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As we emerge from our COVID cocoons, after all the endless hours spent doomscrolling and anguishing, despite having a new administration, it sometimes feels like not much has really changed. We’re still fiercely divided, as we have been since the 21st century began. Even out of office, Donald Trump stokes the xenophobic right’s passionate intensity while the left lacks all conviction on how to use their meager legislative edge. Maybe we’ve all fallen in love with the drama, gleefully living out our vicarious political grudges within the anonymity of cyberspace. It’s high time to take some sober stock of the state of the nation.
George Packer is a journalist as well as a fiction writer, and these two disciplines inform how he interprets America. Instead of just crunching numbers or mounting a soapbox, Packer analyzes the country’s disparate narratives and forensically inspects their roots and contradictions. His most recent nonfiction, Last Best Hope, was inspired by the extended political essays of Orwell and Whitman with a subtitle that aims to address “America in crisis and renewal.” Packer attempts to outline the different contours of American political life, which he calls “the four Americas.”
First, there’s what he calls “Free America,” which relentlessly pushes for every form of deregulation, valorizes the free market, and enjoys massive tax cuts benefiting corporations. Free America’s hero is the avuncular Ronald Reagan, who regularly let Wall Street greedheads and corporate raiders get away with financial larceny while genially explaining that the scariest words in the world were, “I’m from the government, and I’m here to help.” Reagan’s administration didn’t care very much about overbearing government when it suited their various unconstitutional agendas, but that’s another story.
Free America has developed an unlikely political ally in “Real America,” which is depicted in a million soft-focus political ads touting the simple joys of rural and small-town American life, with its fetishizing of piety, hard work, common sense, and family values. Packer, somewhat misguidedly, puts Sarah Palin as Real America’s avatar. This certainly seemed true for a time but Palin’s quick slide from VP candidate to reality TV star only emphasizes how much of a charade her “hockey mom” persona was all along. And her creepy clones (Marjorie Taylor Greene, Lauren Boebert, etc.) throw the ostensible wholesomeness of Real America, plagued with paranoia, scapegoating, and addiction, into serious question.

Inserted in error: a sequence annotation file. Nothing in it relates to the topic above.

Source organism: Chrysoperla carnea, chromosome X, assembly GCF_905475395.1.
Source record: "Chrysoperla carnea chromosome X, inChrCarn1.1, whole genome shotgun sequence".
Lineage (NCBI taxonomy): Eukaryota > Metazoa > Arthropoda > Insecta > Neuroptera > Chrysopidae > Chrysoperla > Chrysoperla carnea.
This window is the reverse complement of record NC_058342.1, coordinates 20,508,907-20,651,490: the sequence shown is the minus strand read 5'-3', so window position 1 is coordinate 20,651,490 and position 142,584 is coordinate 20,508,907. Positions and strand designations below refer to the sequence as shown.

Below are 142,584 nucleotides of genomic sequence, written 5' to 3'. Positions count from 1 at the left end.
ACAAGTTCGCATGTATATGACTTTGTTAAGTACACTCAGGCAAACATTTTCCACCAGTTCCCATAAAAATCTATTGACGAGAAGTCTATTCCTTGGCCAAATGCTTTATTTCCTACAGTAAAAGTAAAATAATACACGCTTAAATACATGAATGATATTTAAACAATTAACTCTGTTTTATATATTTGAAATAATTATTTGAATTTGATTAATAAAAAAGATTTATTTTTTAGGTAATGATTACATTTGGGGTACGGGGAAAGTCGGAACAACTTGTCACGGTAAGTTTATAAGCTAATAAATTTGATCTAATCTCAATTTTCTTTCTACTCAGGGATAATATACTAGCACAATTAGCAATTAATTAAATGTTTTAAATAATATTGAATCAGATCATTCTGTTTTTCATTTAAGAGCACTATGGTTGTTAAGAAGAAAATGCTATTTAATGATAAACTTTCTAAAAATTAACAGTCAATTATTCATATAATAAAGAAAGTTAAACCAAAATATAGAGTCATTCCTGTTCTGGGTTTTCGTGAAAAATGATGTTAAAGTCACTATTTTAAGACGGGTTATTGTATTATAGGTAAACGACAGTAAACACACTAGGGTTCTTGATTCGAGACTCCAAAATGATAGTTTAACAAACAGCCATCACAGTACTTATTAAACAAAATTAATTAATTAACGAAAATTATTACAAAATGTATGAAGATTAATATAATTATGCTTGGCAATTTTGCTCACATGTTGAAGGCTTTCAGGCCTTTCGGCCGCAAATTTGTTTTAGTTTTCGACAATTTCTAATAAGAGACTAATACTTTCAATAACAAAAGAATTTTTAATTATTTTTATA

On the center-left side of the spectrum, there’s “Smart America,” the meritocratic, Ivy League, globalized, data- and tech-obsessed, urban professional elite. These are the Boomer types who are all for socially liberal causes but who don’t particularly want the inconvenience or sacrifice real social change requires. Bill Clinton, the Rhodes scholar from Arkansas, won two elections by appealing to building a “bridge to the 21st century.” Clintonism was boosted by the internet boom (which Al Gore wisely funded early) and borrowed policy from the right while sweet-talking the left, thus triangulating his way to victory during the so-called “end of history.”
Further to the left, there’s what Packer calls “Just America” who largely grew up burdened by the dismal economic fallout from Clinton’s triangulation: drowning in unpayable student debt, overeducated and underemployed, unimpressed by the sight of people of color in high places—a generation that grew up suspicious of what other generations took for granted. “Just America” includes millennials, social justice warriors, the concept of identity politics, “wokeness,” and the pervading concern with how “a whole system of oppression can exist within a single word.” Plenty has been said about the excesses of tone policing and cancel culture, but it’s good to be reminded that college students complaining about “cultural appropriation” over the ingredients of a cafeteria sandwich is less significant than how “the $12-an-hour dining hall workers reacted with bemusement, or sullen rage.”